1. Lil Wayne

    I used to love her.
    Fuck it, I still do.
    Cause love never die.
    But it can kill you.
    I pray to heaven sky that it never kill me.
    It can get you real weak, but fuck it, I'm a lil G.
    My baby girl thought I was fucking every little freak.
    But darling, I was raised by a woman, that ain't the real me.
    Still she, managed to spill out a little me.
    Watched the doctors wipe the blood from her little feet.
    And god damn, she resembles me.
    She's my forgiveness for every sin and penalty living in me.
    She should be living with me.
    But what am I to do, when her mother disagree.
    I do me.


    How can something so right, go so wrong (x 4)

    (Verse 2)

    I even took your hand.
    And walked down the aisle.
    It takes a strong man.
    To do that young and wild.
    Look at your wedding band.
    That 17 thousand.
    But still she took the stand.
    Now I pay for my child.
    And there comes divorce.
    Mama I had to file.
    And as sad as it sounds, Mama I'm happy now.
    And my other girl got a new baby daddy now.
    And retaliation hurts, she getting married now.
    And when I lay down to sleep.
    I feel like I have died, I can be carried out, and buried now.
    But hear me now.
    I am here and now.
    So appealing til I dissapear, but still it got me feeling like.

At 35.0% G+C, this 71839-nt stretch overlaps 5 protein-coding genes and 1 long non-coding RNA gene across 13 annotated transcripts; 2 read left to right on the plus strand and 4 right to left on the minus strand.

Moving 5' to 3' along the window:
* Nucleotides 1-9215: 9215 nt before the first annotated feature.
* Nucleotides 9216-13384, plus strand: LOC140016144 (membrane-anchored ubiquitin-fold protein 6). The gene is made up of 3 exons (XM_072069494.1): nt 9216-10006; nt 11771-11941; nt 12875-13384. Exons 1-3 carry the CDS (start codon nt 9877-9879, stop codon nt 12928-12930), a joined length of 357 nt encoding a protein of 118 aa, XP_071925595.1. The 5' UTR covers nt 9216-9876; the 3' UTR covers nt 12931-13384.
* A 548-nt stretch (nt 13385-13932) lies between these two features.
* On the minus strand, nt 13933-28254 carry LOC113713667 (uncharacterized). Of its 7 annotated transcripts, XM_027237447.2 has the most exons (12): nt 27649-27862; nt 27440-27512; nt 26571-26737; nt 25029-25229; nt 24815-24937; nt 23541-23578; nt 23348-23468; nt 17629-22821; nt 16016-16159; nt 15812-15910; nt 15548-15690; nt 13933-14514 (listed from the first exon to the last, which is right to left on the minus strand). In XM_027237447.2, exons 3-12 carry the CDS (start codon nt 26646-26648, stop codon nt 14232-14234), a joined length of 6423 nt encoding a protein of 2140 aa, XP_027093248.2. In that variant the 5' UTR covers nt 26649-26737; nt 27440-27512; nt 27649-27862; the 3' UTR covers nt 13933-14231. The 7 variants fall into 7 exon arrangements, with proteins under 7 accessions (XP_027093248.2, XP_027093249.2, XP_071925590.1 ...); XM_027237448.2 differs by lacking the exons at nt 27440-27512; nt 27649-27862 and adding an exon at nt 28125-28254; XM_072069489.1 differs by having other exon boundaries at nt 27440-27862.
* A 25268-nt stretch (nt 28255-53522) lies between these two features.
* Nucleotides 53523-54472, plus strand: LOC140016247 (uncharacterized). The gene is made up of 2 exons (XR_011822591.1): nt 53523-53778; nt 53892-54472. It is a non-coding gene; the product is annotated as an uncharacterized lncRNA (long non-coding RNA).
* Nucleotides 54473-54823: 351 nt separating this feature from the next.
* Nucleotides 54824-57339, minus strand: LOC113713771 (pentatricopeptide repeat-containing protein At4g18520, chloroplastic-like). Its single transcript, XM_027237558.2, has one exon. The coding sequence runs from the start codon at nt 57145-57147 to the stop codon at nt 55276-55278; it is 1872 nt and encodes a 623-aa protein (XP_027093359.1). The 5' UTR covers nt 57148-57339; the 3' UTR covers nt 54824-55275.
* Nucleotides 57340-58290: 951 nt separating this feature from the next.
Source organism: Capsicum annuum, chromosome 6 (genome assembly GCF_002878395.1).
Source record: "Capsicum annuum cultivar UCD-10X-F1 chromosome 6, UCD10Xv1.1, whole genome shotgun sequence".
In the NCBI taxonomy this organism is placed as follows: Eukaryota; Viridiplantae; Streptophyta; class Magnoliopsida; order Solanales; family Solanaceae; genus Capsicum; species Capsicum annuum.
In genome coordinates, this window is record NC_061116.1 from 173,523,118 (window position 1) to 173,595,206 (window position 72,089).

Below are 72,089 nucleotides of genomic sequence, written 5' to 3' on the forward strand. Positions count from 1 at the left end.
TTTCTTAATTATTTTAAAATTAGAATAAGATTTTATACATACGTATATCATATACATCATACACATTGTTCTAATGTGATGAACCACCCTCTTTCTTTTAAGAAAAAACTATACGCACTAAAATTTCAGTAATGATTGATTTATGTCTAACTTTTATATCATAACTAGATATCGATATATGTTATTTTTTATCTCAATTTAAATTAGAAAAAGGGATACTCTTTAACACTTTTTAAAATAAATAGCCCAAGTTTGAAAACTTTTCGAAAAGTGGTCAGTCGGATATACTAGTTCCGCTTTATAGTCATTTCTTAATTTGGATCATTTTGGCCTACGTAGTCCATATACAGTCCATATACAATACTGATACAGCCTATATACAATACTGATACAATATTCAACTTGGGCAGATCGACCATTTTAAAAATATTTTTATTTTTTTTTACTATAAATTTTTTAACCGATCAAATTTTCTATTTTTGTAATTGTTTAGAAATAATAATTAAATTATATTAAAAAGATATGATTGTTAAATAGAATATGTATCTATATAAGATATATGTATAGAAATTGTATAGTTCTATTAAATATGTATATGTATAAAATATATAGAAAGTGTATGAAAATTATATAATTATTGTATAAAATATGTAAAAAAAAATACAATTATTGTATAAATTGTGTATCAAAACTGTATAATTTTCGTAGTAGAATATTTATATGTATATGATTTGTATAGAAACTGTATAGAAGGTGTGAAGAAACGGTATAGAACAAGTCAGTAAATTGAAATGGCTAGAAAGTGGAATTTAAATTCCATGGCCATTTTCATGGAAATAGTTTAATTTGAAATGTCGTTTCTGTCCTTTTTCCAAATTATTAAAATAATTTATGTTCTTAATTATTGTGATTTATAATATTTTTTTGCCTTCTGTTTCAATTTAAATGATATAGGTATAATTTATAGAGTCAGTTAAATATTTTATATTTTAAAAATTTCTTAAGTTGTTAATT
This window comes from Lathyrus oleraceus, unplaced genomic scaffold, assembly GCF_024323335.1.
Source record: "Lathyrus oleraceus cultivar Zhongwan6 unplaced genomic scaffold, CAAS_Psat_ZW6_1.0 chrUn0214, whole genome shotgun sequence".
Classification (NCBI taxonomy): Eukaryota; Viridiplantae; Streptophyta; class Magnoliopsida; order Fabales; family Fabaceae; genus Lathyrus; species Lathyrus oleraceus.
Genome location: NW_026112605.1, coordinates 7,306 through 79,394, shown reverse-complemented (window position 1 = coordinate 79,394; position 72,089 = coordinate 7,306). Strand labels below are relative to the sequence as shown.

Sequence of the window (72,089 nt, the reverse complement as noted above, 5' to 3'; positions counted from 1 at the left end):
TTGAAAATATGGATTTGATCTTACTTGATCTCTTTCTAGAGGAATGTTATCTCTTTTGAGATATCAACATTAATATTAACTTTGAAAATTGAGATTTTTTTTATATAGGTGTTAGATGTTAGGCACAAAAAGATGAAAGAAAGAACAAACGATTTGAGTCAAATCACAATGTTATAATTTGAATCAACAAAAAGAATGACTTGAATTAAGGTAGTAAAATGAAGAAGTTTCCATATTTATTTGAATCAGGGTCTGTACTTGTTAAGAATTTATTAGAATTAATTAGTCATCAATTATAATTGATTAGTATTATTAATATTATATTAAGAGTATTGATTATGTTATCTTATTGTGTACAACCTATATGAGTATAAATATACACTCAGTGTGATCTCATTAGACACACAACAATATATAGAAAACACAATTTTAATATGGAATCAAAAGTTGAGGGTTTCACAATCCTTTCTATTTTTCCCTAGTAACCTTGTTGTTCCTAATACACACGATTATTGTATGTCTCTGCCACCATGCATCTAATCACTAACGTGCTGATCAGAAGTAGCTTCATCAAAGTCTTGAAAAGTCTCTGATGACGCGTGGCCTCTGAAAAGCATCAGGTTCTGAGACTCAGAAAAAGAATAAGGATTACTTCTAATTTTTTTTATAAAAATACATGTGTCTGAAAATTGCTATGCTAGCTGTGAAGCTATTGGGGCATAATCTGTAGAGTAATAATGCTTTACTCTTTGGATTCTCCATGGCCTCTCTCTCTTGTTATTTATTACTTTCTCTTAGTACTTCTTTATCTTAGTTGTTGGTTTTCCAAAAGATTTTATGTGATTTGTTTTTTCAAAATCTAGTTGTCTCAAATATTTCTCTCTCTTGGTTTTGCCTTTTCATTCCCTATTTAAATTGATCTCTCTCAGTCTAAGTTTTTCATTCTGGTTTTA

Verse 3)

    I'm in my early twenties.
    And all the ladies dig me.
    They like that baby face.
    They like the baby in me.
    That's why its Weezy Baby.
    And please say the baby.
    You know that nigga Baby.
    Yea he done paid me crazy.
    I won a few Source Awards, I haven't won an oscar.
    So I don't know how to act like my sweet ain't sour.
    So I run to my mama.
    She let me smoke and fret bout' my drama, then give me power.
    Imma go and use all my knowledge, and get acknowledged.
    If the Protools stop recording I'm still balling.
    I know you probably don't care bout' where my heart is.
    But just to let you know its where yours is.


  2. Does a boycott make sense? Sure it does for those that find in offensive.

    For me personally, I don't internalize statements or beliefs like that otherwise I'd feel inadequate. It's unfortunate that some feel this way like light is better than dark. It's an age-old problem and probably forever will be.

    But for those that don't want to patronize him...why not? If denigrated women in another way, it would be grounds for a boycott.

  3. would anyone have asked Mrs. Parks and MLK if boycotting racist buses made sense? of course not, and this is no different -- only the enemy is one of "our own" this time. a self-hating black person

    sisters you are going to have to wake up and realize your true power -- it's in the economics. people don't care about your ranting on a message board or blog. they only care when you vote with your dollars or your feet. black women spend over 600 billion per year on consumer goods -- YES YOU HAVE POWER.

    your real power is displayed when you have a choice to purchase a 99 cent lil wayne song on your ipod, but opt for chrisette michelle's "let freedom reign" instead.

    empower yourself and boycott ignorant rap once and for all

  4. Source: http://brothawolf.wordpress.com/2012/01/08/fire-in-the-booth Check this site out. The brother rappin reminds me of the seventies when rappin consisted of social commentary. To hear this brotha rap is so refreshing. How did we go from a proud, fearless, intelligent revolutionaries like H. "RAP" Brown, to self-hatin minstral shows like lil Wayne.